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12 hours ago, PandaFace said:

Thanks for this rimmy. Certainly thought provoking in my opinion. It sort of shows how important liquidity is in these markets, and if I’m honest it kinda reiterated the issue with market makers. 

There have been a few posts on here recently regarding MMs and setting passive working orders on the share to look to sell, and this really backsthat sort of stuff up. Why set a stop loss when the MM can simply drop their bid offer spread to take out a few players. Correct me if I’m wrong but this seems a big ****- baggy? 

yes, @PandaFace, if you set a stop, you have to be prepared for it to trigger. Nothing worse than seeing your stop triggered and then seeing the price revert, imo. Happened to me once with RGS, (now BLTG)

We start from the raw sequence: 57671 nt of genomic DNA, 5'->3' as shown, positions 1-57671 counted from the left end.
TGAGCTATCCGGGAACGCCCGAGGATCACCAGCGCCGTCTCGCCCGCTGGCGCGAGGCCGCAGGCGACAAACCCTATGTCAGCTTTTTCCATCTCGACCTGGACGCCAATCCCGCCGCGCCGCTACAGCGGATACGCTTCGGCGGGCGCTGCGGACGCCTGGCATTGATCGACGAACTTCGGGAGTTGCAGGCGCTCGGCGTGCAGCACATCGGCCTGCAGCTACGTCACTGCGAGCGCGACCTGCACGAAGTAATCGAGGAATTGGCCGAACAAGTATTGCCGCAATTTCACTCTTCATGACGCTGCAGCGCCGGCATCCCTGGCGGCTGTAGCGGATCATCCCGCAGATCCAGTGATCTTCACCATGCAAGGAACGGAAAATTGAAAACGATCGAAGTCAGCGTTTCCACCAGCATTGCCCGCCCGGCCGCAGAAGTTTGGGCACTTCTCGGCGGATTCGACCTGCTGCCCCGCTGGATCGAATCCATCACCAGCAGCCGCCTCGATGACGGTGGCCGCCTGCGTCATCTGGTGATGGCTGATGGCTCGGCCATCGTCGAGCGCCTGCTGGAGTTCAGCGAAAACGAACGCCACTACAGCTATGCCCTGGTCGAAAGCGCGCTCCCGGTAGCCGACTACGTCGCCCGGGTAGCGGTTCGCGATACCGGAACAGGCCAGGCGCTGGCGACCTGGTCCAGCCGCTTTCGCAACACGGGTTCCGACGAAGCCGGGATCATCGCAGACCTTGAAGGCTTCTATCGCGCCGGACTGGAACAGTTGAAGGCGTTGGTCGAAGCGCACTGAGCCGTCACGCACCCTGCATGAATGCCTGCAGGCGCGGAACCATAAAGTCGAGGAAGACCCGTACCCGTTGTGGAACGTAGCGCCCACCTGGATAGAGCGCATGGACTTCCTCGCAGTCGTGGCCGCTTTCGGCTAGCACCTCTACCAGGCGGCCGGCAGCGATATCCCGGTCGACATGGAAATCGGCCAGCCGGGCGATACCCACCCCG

One way to get around this is to use mobile/push alerts so if the price drops, say 5% or 10% then you get an alert, then you can review early on and check if there is cause for concern, and either sell, ignore, adjust position etc. I tend to do this rather than use stops. But do use stops if I am being extra vigilant about cash control.

I think I'd be mighty peeved if I'd been in SBIZ, stopped out at 165 and two days later see the share above £2 upon results. 

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Coincidence.. Just Sayin'  ..!

Last 19-Sept sell off from 50ish pence

Fri 28-Sept, price plunges over 10% intraday, and then reverses all gains (see chart below)

Today..> https://news.sky.com/story/french-connection-chief-marks-to-call-time-on-high-street-career-11518926